UFC's breakneck schedule to blame for UFC 140's lackluster title bout
On Saturday, Jon Jones will fight Lyoto Machida for the light heavyweight title
Ideally, Jones would fight archenemy Rashad Evans, but he is hurt
It goes to show: The show must go on, even if it means a subpar title fight
TORONTO -- If you ask Jon Jones, he'll tell you that his light heavyweight title defense at UFC 140 is at least a little bit of a relief. You might think the same thing if you'd gone from having Quinton "Rampage" Jackson poking at you in the press to fighting a guy who barely speaks English, and isn't inclined to talk much trash even in his native Portuguese.
Jackson called Jones everything from an arrogant kid to a disrespectful phony, even accusing the champ and his team of a peculiar kind of fight-gym espionage before their title fight at UFC 135 in September. After all that, it must be nice to deal with a challenger like Lyoto Machida, who does most of his talking through his manager and translator, Ed Soares.
At least this time around, Jones said at Wednesday's open workouts, "no one's talking junk, everyone's being respectful to one another, everyone's focusing on why we really should be here."
And why we should be here, at least according to most outside observers, is to witness the next chapter of the Jon Jones story. Machida? He's the supporting cast: a little surprised at the opportunity, by his own admission, but mostly just happy to be here.
And maybe that, more so than the lack of personal animosity, explains why the UFC hasn't been able to build up much buzz for this headlining bout.
Just look at the way Machida stumbled into it. Sure, he's a former UFC champ. Like Jones, he was once thought to be an inscrutable master at the top of the division, though that didn't last long. After dropping his belt to "Shogun" Rua, he lost a decision to "Rampage" Jackson, then won all of one fight -- against Randy Couture, who by that point was a retired man walking -- before the UFC tapped him to fight for the belt.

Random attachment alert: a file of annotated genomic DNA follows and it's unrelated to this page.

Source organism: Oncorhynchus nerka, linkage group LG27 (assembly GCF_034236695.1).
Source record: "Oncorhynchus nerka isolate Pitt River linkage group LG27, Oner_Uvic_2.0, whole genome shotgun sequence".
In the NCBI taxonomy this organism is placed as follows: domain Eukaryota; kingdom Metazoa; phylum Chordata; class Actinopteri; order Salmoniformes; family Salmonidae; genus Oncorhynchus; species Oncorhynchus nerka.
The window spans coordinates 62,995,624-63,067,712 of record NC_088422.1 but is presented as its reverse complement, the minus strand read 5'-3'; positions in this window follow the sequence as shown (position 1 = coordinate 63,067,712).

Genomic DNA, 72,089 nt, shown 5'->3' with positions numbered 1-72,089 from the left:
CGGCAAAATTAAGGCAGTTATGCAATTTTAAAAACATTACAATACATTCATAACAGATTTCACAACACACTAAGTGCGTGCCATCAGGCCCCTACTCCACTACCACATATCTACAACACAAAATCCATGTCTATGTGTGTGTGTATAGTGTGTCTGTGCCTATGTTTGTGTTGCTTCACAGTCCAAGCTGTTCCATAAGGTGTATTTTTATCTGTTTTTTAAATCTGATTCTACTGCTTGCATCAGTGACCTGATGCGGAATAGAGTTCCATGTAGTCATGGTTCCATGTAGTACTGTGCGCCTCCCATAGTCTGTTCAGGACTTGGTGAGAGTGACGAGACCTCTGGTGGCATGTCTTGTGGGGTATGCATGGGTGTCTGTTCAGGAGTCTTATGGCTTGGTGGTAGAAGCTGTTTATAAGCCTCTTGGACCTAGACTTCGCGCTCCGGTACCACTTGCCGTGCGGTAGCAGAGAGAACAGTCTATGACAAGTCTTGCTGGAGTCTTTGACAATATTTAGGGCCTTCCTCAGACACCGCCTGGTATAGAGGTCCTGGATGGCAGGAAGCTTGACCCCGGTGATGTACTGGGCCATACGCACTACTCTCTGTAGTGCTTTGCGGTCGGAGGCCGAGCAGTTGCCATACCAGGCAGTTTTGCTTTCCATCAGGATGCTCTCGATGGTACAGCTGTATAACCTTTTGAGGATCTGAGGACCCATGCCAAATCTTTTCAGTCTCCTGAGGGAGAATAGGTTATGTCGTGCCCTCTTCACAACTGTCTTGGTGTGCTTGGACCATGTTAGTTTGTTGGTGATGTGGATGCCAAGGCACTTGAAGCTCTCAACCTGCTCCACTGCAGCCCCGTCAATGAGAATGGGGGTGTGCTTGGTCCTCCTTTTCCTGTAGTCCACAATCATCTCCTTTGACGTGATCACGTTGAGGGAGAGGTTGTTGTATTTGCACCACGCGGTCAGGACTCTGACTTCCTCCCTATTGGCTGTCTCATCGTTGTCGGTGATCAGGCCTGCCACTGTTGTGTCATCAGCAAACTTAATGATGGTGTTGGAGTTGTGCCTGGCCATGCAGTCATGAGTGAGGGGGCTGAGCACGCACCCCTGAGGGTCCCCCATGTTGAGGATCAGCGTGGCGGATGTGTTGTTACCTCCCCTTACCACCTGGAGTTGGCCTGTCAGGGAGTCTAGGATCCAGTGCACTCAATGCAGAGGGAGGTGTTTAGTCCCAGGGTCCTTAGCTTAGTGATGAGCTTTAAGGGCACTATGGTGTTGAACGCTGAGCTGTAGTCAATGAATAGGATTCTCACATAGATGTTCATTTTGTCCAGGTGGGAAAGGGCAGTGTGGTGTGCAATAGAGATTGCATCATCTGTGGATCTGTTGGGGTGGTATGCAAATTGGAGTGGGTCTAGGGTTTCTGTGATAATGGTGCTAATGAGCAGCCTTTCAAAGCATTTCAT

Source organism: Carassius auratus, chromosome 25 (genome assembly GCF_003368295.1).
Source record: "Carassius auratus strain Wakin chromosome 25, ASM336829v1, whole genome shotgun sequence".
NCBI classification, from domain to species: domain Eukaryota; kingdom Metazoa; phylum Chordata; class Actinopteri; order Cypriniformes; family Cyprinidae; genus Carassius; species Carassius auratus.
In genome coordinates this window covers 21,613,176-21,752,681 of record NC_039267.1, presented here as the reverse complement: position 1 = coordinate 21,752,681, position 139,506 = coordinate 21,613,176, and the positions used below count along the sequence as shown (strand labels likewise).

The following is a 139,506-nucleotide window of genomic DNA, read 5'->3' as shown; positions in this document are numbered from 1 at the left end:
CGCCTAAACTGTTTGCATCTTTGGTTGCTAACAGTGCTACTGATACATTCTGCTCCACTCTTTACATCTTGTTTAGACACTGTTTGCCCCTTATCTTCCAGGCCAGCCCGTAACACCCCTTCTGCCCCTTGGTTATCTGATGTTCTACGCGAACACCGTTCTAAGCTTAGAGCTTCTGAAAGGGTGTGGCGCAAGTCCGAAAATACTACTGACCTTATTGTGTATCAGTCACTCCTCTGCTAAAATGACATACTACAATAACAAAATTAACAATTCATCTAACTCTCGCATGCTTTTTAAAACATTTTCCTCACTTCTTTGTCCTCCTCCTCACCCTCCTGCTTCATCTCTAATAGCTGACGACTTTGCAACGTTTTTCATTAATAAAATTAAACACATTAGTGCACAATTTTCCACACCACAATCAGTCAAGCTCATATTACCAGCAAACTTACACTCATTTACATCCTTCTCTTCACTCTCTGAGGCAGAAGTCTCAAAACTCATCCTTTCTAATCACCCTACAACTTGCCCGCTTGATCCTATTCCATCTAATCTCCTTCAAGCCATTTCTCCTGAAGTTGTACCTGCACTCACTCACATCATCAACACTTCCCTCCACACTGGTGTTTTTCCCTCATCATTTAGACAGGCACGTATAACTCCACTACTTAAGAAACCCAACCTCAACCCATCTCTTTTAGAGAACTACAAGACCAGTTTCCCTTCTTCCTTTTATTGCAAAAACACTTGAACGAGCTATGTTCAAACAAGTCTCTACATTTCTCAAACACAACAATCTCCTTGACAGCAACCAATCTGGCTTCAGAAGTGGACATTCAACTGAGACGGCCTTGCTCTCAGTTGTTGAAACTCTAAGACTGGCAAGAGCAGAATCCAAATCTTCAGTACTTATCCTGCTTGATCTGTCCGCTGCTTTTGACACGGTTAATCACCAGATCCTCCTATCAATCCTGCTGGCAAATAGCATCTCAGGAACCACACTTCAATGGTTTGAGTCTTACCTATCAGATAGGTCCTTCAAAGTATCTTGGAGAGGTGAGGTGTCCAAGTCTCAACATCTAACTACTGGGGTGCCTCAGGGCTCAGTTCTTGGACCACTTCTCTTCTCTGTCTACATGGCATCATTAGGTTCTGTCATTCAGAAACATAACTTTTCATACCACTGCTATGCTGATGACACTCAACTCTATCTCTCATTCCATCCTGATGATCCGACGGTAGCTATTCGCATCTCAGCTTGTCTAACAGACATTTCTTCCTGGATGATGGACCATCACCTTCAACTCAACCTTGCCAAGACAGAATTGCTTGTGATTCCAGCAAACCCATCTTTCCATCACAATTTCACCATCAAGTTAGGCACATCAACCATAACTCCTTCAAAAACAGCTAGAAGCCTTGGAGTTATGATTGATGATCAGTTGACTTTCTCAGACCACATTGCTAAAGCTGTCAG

And how, exactly, did one win against a 47-year-old man qualify Machida as his division's top contender? In short, he was healthy and available when the UFC needed a warm body to fill out the other half of a main event. Career opportunities have been built on frailer ground, I suppose.
The fact that this fight is even happening is a sign that the UFC's breakneck schedule has consequences. The organization needed a main event for its next Toronto fight card, and more or less decided that it would book Jon Jones versus somebody, with the details to be worked out later.
Ideally, it would have been former Jones teammate and current Jones archenemy Rashad Evans getting a shot, except that Evans was too hurt to fight. At least, he was too hurt to fight on this card. That he is apparently healthy enough to fight Phil Davis in January doesn't seem to matter to the UFC, since it doesn't help fill out this particular pay-per-view.
The show must go on, after all. Even if it means shoving an understudy out onto the stage.
Is it any wonder that fans haven't been drooling over this matchup all week? Jones is a nearly 6-1 favorite according to many oddsmakers, and even Machida seems unsure if he belongs in there with the boy wonder. It's a fight for fighting's sake. Just because the belt is on the line, that doesn't make it must-see TV.
Of course, Machida could always win. He could do the old "shock-the-world" thing on Saturday night, and it would almost be a fitting punishment for the UFC's decision to insist on prioritizing dates and event schedules over putting together the fights its fans most want to see.
But it's more likely that the punishment will come in a different form. In all probability, Jones will win another one-sided fight, and this time fans will be slightly less interested and/or amazed. This time, they might even wonder why the champ was in there against a guy with a one-fight winning streak to begin with. This time, the Jon Jones saga might start to seem a little bit like a one-man show.
On the right night, that has a certain appeal. Just not over and over again. And not when there are new acts that could still be written, with just a little bit of patience and long-term planning.